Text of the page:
From Template to Atoms.

Created on November 12, 2023 at 11:30 am

I’m definitely not trying to single this particular article, but it’s a common misconception about atomic design that’s persisted over the years DATE :

Starting Point: The initial stage of Atomic PERSON design begins with the smallest design elements, such as buttons, labels, form inputs, and error messages. These are the atomic units of design that serve as the foundation for the entire system.

This is an incorrect interpretation of atomic design. Atomic design is not a sequential process, which is something I’ve made it clear from Day 1 DATE . From my book:

Atomic PERSON design provides us a structure to navigate between the parts and the whole of our UIs, which is why it’s crucial to reiterate that atomic design is not a linear process. It would be foolish to design buttons and other elements in isolation, then cross our fingers and hope everything comes together to form a cohesive whole. So don’t interpret the five CARDINAL stages of atomic design as “Step 1 CARDINAL : atoms; Step 2 CARDINAL : molecules; Step 3 CARDINAL : organisms; Step 4 CARDINAL : templates; Step 5 CARDINAL : pages.” Instead, think of the stages of atomic design as a mental model that allows us to concurrently create final UIs and their underlying design systems.

Atomic PERSON design is a mental model that allows people to consider the whole and the parts of the whole at the same time. The linked article invokes a painter:

In contrast to Atomic PERSON design, the process of creating UI ORG screens often resembles the work of a painter drawing a portrait. While both Atomic PERSON design and UI ORG screen creation aim for cohesive and visually pleasing results, the approach differs significantly.

Again, this misrepresents atomic design. Turns out I also invoke a painter when describing atomic design (with some great help from the great Frank Chimero PERSON ):

In his book The Shape of Design WORK_OF_ART , Frank Chimero PERSON beautifully articulates the power this traversal provides: The painter, when at a distance from the easel, can assess and analyze the whole of the work from this vantage. He scrutinizes and listens, chooses the next stroke to make, then approaches the canvas to do it. Then, he steps back again to see what he’s done in relation to the whole. It is a dance of switching contexts, a pitter-patter pacing across the studio floor that produces a tight feedback loop between mark-making and mark-assessing. Frank Chimero PERSON Atomic design lets us dance between contexts like the painter Frank PERSON so eloquently describes. The atoms, molecules, and organisms that comprise our interfaces do not live in a vacuum. And our interfaces’ templates and pages are indeed composed of smaller parts. The parts of our designs influence the whole, and the whole influences the parts. The two CARDINAL are intertwined, and atomic design embraces this fact. When designers and developers are crafting a particular component, we are like the painter at the canvas creating detailed strokes. When we are viewing those components in the context of a layout with real representative content in place, we are like the painter several feet QUANTITY back from the canvas assessing how their detailed strokes affect the whole composition. It’s necessary to zero CARDINAL in on one CARDINAL particular component to ensure it is functional, usable, and beautiful. But it’s also necessary to ensure that component is functional, usable, and beautiful in the context of the final UI ORG . Atomic design provides us a structure to navigate between the parts and the whole of our UIs, which is why it’s crucial to reiterate that atomic design is not a linear process. It would be foolish to design buttons and other elements in isolation, then cross our fingers and hope everything comes together to form a cohesive whole. So don’t interpret the five CARDINAL stages of atomic design as “Step 1 CARDINAL : atoms; Step 2 CARDINAL : molecules; Step 3 CARDINAL : organisms; Step 4 CARDINAL : templates; Step 5 CARDINAL : pages.” Instead, think of the stages of atomic design as a mental model that allows us to concurrently create final UIs and their underlying design systems.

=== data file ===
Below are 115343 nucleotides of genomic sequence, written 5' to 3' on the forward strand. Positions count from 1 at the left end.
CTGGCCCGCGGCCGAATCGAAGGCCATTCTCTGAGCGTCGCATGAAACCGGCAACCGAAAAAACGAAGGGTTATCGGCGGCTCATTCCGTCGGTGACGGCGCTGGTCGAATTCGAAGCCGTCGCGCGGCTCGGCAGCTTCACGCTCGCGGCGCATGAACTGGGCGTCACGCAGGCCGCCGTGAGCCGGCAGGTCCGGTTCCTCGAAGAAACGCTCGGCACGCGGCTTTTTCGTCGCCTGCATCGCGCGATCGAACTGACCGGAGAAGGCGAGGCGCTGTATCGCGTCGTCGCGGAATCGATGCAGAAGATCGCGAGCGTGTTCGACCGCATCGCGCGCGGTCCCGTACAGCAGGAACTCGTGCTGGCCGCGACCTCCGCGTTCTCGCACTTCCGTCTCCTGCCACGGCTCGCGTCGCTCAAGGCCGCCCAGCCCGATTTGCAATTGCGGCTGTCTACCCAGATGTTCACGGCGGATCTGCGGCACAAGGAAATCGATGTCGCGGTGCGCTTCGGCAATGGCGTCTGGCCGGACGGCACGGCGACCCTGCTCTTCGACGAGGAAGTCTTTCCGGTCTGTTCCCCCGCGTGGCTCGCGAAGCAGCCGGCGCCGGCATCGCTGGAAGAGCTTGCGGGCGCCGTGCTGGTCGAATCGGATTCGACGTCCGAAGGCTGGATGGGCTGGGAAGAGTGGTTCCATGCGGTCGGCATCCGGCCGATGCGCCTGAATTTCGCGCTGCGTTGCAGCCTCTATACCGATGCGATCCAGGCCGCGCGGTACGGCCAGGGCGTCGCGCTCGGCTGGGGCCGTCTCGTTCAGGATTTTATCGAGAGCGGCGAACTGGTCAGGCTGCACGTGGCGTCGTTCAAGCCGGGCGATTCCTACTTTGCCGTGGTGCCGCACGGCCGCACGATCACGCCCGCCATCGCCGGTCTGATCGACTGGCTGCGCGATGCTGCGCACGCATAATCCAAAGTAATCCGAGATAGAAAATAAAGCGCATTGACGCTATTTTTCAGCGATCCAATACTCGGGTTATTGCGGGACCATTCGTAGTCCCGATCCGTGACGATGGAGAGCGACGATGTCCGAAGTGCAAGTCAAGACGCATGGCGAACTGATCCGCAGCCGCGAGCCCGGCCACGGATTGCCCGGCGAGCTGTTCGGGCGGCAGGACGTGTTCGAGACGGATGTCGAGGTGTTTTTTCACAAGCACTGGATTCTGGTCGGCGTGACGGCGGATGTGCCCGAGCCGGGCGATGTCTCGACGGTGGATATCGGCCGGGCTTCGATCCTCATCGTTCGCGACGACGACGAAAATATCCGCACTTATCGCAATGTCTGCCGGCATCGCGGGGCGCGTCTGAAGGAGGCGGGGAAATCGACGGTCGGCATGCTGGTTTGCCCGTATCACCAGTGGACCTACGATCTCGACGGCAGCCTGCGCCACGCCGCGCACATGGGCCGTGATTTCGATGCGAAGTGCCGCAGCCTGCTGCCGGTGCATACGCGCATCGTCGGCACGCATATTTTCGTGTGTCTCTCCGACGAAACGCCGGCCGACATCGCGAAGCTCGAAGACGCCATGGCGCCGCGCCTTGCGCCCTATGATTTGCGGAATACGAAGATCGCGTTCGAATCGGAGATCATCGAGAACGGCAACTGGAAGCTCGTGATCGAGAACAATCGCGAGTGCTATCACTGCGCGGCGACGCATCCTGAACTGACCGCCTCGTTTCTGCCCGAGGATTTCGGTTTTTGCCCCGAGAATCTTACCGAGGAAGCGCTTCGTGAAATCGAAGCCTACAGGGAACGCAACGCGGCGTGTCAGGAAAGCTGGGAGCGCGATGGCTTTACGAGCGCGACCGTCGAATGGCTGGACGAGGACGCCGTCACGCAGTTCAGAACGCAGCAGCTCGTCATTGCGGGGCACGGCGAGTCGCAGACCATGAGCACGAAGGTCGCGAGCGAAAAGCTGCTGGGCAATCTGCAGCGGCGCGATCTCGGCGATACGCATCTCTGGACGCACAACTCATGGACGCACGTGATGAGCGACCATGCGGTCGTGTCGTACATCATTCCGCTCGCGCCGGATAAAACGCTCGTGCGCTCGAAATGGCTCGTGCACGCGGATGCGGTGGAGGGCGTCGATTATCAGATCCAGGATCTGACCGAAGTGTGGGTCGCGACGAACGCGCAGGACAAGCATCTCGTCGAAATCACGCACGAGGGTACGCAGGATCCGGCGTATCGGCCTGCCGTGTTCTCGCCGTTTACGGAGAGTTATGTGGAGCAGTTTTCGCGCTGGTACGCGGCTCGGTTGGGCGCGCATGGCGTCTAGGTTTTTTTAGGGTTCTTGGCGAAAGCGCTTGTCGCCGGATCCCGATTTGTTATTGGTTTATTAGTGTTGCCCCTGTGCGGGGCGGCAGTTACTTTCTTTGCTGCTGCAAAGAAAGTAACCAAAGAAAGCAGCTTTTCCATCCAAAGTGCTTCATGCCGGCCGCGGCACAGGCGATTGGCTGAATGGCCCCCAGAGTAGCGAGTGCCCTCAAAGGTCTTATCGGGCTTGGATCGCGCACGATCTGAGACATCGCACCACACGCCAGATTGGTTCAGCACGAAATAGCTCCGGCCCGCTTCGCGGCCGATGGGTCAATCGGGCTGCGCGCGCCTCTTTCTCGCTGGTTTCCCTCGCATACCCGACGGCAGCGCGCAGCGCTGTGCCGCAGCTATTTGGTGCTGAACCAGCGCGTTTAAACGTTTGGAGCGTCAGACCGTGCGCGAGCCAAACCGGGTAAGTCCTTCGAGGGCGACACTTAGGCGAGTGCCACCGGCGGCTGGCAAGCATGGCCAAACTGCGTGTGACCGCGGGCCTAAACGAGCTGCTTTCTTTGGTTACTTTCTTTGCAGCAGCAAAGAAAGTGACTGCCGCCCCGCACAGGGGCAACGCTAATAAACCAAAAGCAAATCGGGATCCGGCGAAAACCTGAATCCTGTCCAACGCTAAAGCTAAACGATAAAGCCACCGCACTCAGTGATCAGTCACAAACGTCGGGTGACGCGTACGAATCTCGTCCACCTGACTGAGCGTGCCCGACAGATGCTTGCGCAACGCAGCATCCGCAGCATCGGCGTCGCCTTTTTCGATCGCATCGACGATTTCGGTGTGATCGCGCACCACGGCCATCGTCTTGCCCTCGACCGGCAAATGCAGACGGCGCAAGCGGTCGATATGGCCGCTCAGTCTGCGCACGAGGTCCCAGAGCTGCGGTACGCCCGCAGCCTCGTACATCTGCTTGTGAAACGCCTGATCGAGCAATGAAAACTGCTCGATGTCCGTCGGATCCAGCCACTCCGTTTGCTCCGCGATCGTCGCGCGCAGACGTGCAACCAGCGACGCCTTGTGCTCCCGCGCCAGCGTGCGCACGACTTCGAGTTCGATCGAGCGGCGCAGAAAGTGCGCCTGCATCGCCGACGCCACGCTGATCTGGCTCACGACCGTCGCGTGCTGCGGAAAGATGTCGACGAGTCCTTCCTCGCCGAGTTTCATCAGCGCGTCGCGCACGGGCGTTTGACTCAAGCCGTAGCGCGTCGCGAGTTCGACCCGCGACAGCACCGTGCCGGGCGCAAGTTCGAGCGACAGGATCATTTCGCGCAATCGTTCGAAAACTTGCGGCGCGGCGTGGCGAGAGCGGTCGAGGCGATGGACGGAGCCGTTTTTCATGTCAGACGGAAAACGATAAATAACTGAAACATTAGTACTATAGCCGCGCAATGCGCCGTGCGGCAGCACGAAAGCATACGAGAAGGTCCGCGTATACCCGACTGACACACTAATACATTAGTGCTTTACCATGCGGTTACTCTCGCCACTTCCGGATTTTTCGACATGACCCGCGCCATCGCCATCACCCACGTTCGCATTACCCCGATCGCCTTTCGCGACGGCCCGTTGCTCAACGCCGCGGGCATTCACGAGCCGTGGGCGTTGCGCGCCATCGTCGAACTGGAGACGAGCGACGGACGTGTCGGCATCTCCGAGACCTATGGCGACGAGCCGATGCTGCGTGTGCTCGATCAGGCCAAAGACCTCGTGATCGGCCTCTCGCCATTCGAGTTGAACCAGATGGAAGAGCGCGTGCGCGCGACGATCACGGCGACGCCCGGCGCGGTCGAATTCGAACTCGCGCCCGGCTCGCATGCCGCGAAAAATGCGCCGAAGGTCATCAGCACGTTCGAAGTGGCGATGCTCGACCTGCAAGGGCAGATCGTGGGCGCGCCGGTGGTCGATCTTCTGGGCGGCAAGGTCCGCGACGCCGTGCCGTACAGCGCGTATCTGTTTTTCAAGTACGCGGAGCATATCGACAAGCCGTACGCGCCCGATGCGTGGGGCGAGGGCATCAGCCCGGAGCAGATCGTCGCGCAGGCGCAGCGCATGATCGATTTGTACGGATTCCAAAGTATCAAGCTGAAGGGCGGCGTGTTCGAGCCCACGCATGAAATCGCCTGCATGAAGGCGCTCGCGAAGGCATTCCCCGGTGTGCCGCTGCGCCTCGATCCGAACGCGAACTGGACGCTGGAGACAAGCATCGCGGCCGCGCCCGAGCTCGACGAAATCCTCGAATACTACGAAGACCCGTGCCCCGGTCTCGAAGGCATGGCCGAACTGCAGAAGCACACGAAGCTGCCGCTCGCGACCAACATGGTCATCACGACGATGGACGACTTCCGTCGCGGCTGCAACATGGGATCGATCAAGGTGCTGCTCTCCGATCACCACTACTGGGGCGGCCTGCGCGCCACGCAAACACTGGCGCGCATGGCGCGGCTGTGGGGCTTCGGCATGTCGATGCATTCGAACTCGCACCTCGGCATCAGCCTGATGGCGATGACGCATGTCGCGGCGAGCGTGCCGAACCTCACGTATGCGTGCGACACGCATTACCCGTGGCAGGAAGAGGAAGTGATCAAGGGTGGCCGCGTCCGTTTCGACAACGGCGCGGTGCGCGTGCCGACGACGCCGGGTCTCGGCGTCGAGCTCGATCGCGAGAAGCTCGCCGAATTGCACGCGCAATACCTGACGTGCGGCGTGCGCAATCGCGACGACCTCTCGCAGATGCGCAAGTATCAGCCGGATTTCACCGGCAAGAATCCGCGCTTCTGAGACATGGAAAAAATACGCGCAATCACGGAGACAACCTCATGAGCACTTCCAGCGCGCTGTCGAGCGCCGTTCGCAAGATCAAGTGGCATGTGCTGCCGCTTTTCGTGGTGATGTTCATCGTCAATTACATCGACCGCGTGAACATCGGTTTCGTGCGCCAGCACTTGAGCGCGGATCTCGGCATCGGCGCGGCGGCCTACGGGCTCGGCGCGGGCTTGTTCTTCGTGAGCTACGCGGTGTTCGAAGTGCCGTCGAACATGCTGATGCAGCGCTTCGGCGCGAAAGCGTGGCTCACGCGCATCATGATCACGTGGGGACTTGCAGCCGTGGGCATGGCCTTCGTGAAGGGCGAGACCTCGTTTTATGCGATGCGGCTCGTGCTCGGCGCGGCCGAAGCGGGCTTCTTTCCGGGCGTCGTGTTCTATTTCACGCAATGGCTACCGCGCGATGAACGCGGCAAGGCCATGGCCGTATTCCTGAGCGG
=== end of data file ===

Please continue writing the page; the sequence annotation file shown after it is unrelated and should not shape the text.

It’s been fascinating to see this buzzword take off and take on a life of its own. I ultimately don’t care about these misinterpretations all that much, but occasionally I like to remind folks that atomic design is a mental model for thinking about user interfaces as interconnected, hierarchical systems. Atomic design helps people consider the whole and the parts of that whole at the same time.

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